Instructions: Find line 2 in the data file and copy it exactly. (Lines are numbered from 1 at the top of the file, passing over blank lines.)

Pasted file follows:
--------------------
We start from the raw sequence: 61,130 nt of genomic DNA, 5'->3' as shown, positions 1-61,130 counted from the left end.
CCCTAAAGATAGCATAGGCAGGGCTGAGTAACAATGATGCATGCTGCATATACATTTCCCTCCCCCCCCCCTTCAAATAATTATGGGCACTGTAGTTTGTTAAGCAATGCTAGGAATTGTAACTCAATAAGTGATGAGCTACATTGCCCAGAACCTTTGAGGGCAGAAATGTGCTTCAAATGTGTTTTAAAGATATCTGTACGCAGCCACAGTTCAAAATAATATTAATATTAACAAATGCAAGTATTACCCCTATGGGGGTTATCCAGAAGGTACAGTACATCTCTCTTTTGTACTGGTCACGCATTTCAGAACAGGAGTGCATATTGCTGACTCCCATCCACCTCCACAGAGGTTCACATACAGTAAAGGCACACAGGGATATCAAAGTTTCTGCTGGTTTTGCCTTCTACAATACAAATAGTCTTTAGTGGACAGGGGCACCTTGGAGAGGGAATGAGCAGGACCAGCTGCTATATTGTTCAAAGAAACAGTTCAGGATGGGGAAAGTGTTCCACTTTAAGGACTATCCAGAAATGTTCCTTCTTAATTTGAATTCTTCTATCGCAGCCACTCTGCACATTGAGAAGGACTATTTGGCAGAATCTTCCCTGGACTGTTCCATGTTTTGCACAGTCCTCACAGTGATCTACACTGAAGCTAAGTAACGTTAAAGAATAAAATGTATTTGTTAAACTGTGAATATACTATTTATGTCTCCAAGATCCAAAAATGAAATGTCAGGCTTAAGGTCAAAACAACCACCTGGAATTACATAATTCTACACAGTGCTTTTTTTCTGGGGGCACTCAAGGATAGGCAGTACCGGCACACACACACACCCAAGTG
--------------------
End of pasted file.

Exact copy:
CCCTAAAGATAGCATAGGCAGGGCTGAGTAACAATGATGCATGCTGCATATACATTTCCCTCCCCCCCCCCTTCAAATAATTATGGGCACTGTAGTTTGTTAAGCAATGCTAGGAATTGTAACTCAATAAGTGATGAGCTACATTGCCCAGAACCTTTGAGGGCAGAAATGTGCTTCAAATGTGTTTTAAAGATATCTGTACGCAGCCACAGTTCAAAATAATATTAATATTAACAAATGCAAGTATTACCCCTATGGGGGTTATCCAGAAGGTACAGTACATCTCTCTTTTGTACTGGTCACGCATTTCAGAACAGGAGTGCATATTGCTGACTCCCATCCACCTCCACAGAGGTTCACATACAGTAAAGGCACACAGGGATATCAAAGTTTCTGCTGGTTTTGCCTTCTACAATACAAATAGTCTTTAGTGGACAGGGGCACCTTGGAGAGGGAATGAGCAGGACCAGCTGCTATATTGTTCAAAGAAACAGTTCAGGATGGGGAAAGTGTTCCACTTTAAGGACTATCCAGAAATGTTCCTTCTTAATTTGAATTCTTCTATCGCAGCCACTCTGCACATTGAGAAGGACTATTTGGCAGAATCTTCCCTGGACTGTTCCATGTTTTGCACAGTCCTCACAGTGATCTACACTGAAGCTAAGTAACGTTAAAGAATAAAATGTATTTGTTAAACTGTGAATATACTATTTATGTCTCCAAGATCCAAAAATGAAATGTCAGGCTTAAGGTCAAAACAACCACCTGGAATTACATAATTCTACACAGTGCTTTTTTTCTGGGGGCACTCAAGGATAGGCAGTACCGGCACACACACACACCCAAGTG